Of course I have to add my own book, which was published last year by Down East Books. A hiking guidebook that caters specifically to canine hiking companions, it includes detailed descriptions of trails scattered throughout the state, as well as information about nearby dog-friendly restaurants and lodging. My other two guidebooks, “Family Friendly Hikes in Maine” (2017) and “Maine Hikes Off the Beaten Path” (2018) are also good options for anyone interested in Maine hiking trails.

“A Monarch Butterfly Story,” written by Melissa Kim and illustrated by Jada Fitch

This book is a part of the Wildlife on the Move series of four children’s board books, published by Islandport Press in partnership with the Maine Audubon. The series, written for a pre-K audience, highlights four Maine animals and how they move across the landscape, interacting with people along the way. A snowy owl, brown bat and Blanding’s turtle are the other animals featured in this educational series.

“Maine Birding Trail: The Official Guide to More than 260 Accessible Sites” by Bob Duchesne

Written by a birding trip guide and BDN columnist, this is a wonderful resource for anyone who’s interested in wildlife watching in Maine. The book includes detailed information about dozens of birding sites throughout the state, as well as what birds you might find there in different seasons.

“Birdwatching in Maine: A Site Guide” by Derek Lovitch

Another great book for birders, “Birdwatching in Maine” offers descriptions of 201 birding sites throughout the state. Lovitch, who owns Freeport Wild Bird Supply and guides birding trips throughout Maine, edited and wrote this guide with 11 other birders that he handpicked throughout the state.

“A Backyard Book of Spiders in Maine” by Dana Wilde

Released by Maine-based North Country Press earlier this year, this book is an excellent pick for nature lovers. A naturalist from Troy, Wilde has written a number of other books, including “The Other End of the Driveway: An Amateur Naturalist’s Observations in the Maine Woods.”

“Cooper & Packrat: Mystery on Pine Lake” written by Tamra Wight and illustrated by Carl DiRocco

The first of the Cooper & Packrat series, “Mystery on Pine Lake” is a chapter book written for children grades four through seven. The series follows the adventures of a young boy who lives at a Maine campground and loves learning about nature with his friends. An educator and nature photographer, Wight has published four Cooper & Packrat mysteries to date.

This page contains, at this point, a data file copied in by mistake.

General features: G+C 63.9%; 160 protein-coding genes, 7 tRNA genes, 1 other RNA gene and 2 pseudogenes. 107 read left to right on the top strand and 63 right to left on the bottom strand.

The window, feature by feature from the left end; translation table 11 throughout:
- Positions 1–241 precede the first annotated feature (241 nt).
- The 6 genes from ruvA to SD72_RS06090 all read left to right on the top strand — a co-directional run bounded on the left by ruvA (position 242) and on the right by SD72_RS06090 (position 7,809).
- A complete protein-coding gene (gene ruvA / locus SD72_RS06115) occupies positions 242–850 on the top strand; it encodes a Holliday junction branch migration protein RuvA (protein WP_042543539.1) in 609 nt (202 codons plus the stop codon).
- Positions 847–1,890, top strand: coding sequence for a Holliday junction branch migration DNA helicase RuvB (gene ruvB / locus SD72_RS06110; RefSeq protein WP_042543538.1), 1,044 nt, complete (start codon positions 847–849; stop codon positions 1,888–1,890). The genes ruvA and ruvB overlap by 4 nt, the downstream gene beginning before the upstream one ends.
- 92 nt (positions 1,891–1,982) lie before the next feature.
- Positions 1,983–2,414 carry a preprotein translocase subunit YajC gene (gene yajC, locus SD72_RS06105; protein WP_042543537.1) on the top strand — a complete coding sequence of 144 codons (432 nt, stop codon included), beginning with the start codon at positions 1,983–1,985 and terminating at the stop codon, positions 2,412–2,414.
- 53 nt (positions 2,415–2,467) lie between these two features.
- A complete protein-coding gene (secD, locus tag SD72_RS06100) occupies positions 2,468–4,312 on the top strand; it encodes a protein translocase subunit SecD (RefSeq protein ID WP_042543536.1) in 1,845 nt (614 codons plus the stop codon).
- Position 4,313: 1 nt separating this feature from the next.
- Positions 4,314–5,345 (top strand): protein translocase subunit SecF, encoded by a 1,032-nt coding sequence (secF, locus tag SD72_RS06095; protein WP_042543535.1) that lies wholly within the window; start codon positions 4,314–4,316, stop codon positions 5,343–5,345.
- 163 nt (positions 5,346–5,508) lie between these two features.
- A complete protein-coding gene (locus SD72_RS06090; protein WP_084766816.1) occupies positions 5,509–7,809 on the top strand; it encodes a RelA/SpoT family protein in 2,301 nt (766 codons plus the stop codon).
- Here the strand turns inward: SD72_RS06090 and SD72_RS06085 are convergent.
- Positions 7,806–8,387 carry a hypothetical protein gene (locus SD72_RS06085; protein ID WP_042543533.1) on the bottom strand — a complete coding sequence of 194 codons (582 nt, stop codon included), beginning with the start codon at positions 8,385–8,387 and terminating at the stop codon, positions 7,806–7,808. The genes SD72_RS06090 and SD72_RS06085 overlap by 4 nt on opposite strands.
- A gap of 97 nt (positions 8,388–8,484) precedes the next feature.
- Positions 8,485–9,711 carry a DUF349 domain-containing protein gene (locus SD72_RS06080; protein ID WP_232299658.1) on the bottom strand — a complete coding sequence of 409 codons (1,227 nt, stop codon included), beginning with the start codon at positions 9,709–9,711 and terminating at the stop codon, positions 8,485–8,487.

“Fly Rod Crosby: The Woman Who Marketed Maine,” by Julia A. Hunter and Earle G. Shettleworth Jr.

For those interested in Maine’s outdoor sporting heritage, this biography is an excellent read. An accomplished fisherman and hunter, Cornelia “Fly Rod” Crosby holds the distinction of the first licensed Maine guide and the last person to legally shoot a caribou in the state. Both Hunter and Shettleworth are historians. In fact, Shettleworth is Maine’s sixth State Historian.

“Wild Plants of Maine: A Useful Guide (Third Edition)” by Tom Seymour

Filled with color illustrations, this book is ideal for anyone who’s new to plant identification in Maine. Seymour, an expert forager who lives in Waldo, goes into detail about each plant, including its historic and modern uses. Seymour has written several other books, including “Wild Critters of Maine: Everyday Encounters,” which was published just last year.

To find these books and more Maine titles, call local bookstores to see what they have in stock and what they can order for you. Many offer over-the-phone purchasing and curbside pickup.

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Aislinn Sarnacki

Aislinn is a Bangor Daily News reporter for the Outdoors pages, focusing on outdoor recreation and Maine wildlife. Visit her main blog at actoutwithaislinn.bangordailynews.com.